This is the time his laptop went missing. Shockingly, NTRO buried the episode in no time. A preliminary inquiry was ordered to be carried out by Brigadier Anil Malhotra, its counter-intelligence official, but it was quickly wound up. By this time, Bedi had retired from NTRO. A powerful lobby of defence scientists, led by R. Chidambaram, the principal scientific advisor to the government, had already determined his successor: DRDO scientist K.V.S.S. Prasad Rao. Rao had no previous experience in intelligence but he had served as the staff officer to Chidambaram for several years. Sistala, also from the DRDO, got a much-needed reprieve from the ongoing inquiry. He continued with the missile monitoring division for two more years before returning to the DRDO to work on air defence radars.
Outlook’s attempts to elicit an official comment from NTRO via a detailed questionnaire sent a week before going to print met with silence. Phone calls and text messages to NTRO chairman Prasad Rao, its advisor P.V. Kumar, Sistala and Dixit evoked no response either. DRDO, in a cryptic response to an Outlook query, said it wasn’t aware of any lapses by Sistala at NTRO.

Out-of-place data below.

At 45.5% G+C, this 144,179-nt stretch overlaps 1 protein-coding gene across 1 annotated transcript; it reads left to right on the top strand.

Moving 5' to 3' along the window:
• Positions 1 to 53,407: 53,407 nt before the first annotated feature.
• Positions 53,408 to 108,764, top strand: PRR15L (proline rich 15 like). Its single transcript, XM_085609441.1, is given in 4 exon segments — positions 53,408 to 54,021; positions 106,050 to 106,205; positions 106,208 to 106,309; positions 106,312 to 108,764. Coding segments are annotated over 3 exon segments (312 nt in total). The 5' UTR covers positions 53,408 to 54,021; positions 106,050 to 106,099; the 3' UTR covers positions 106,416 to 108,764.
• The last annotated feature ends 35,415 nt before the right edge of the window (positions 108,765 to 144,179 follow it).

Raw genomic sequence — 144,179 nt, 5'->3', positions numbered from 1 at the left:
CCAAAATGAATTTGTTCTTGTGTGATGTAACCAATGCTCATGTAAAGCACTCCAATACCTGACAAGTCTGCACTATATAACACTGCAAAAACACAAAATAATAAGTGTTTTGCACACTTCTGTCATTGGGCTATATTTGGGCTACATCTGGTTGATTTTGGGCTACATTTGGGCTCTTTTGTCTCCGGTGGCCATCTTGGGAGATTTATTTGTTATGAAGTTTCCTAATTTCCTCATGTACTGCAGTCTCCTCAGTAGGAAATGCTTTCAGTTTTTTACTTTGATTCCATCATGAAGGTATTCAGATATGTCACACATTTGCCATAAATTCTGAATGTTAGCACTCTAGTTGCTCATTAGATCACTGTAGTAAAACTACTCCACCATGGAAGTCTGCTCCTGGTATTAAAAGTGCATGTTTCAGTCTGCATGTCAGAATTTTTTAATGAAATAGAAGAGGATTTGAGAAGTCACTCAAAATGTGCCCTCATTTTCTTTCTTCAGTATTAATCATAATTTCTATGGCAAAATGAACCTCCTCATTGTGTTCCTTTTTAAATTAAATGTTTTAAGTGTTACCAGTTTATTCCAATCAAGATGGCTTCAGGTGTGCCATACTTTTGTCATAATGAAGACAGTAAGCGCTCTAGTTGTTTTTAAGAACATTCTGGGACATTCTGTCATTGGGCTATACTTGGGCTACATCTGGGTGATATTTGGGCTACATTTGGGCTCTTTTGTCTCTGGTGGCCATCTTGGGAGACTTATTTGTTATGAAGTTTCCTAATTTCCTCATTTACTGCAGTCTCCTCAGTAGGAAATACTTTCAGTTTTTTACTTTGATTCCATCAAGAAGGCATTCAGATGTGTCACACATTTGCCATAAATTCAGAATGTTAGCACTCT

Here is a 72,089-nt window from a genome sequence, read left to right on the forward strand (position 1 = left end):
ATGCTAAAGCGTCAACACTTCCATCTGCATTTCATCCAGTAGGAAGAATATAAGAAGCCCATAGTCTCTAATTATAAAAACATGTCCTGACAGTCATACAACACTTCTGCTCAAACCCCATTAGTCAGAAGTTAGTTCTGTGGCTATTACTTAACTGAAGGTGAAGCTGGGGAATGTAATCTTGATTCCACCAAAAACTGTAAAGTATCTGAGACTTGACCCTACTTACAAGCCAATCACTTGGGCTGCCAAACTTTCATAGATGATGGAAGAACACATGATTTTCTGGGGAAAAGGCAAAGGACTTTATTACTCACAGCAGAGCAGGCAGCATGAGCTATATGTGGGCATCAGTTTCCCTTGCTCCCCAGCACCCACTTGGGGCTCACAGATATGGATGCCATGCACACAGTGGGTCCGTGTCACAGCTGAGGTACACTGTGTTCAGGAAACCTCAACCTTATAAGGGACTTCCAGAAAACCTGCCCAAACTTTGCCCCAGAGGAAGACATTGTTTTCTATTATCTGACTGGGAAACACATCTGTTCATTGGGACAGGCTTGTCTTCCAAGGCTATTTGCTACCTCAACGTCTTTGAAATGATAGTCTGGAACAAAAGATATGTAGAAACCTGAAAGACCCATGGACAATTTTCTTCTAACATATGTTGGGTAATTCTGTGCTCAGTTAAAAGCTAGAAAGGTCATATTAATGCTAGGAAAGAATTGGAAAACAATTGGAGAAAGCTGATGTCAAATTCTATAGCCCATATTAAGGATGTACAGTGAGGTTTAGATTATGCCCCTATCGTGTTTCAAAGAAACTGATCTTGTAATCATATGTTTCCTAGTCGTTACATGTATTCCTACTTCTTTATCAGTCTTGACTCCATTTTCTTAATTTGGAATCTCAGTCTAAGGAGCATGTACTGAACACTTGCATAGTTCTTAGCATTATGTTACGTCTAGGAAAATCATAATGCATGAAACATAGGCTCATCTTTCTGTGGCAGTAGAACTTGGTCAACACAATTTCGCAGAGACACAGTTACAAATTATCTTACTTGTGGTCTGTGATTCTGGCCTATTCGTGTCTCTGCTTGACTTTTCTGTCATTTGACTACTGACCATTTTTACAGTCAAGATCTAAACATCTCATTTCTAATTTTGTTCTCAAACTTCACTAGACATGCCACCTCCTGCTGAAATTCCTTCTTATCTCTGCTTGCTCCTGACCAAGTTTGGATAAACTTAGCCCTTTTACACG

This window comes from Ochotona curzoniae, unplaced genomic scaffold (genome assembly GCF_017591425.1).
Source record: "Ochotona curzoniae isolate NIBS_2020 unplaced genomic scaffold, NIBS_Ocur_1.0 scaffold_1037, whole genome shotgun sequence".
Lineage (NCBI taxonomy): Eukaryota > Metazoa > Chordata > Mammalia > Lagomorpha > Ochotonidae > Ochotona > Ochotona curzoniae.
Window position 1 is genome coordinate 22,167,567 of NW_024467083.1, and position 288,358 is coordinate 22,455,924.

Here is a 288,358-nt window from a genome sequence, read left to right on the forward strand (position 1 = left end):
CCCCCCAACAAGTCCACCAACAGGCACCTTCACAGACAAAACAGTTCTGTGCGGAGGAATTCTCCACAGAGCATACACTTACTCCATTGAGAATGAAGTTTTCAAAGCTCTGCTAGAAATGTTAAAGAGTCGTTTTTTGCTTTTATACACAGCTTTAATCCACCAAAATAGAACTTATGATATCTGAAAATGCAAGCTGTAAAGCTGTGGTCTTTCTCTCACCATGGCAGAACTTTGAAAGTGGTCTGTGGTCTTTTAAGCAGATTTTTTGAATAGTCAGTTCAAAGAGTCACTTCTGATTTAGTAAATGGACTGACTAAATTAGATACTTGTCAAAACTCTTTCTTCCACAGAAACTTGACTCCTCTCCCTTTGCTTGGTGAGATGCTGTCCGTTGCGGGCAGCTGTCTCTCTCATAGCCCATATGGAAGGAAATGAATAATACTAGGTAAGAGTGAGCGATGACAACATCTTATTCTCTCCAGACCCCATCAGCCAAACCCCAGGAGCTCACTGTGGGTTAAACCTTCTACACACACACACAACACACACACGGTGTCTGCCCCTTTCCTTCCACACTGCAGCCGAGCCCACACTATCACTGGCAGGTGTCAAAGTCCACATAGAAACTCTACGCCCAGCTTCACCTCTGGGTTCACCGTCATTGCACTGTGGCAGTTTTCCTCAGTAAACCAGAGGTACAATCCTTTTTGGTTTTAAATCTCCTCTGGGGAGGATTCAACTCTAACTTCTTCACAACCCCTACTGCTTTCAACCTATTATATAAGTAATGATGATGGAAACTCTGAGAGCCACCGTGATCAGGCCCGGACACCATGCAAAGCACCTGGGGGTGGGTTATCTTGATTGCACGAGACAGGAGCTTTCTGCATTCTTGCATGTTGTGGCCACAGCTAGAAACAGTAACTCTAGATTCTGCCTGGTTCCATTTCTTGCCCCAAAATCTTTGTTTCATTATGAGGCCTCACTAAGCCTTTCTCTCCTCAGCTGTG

Such security breaches are nothing new for the clique that still lords it over DRDO and NTRO. In Oct ’03, 53 computers were stolen one night from two DRDO labs—the Systems Analysis Group and the Institute for Systems Analysis and Studies—in Metcalfe House in Delhi. The computer carcasses were found later, but the hard disks had been removed. They contained secret encryption codes and communications of the army, navy, air force and all central police organisations. Till date, no DRDO scientist has been blamed. Many have even been promoted. A police investigation made no headway, while an internal inquiry remains alive on paper even though many of its members have retired.
It’s also ironical that while many other officials have been prosecuted under the Official Secrets Act (OSA) on flimsy and concocted cases (see following story), Sistala and Dixit have escaped, despite being in clear violation of the OSA. In fact, since the leaks were related to India’s nuclear defence as well as secret codes, they could easily have attracted a penalty of 14 years’ imprisonment. Instead, the duo has continued in their careers. Should India’s intelligence agencies really be allowed to operate without even a modicum of accountability?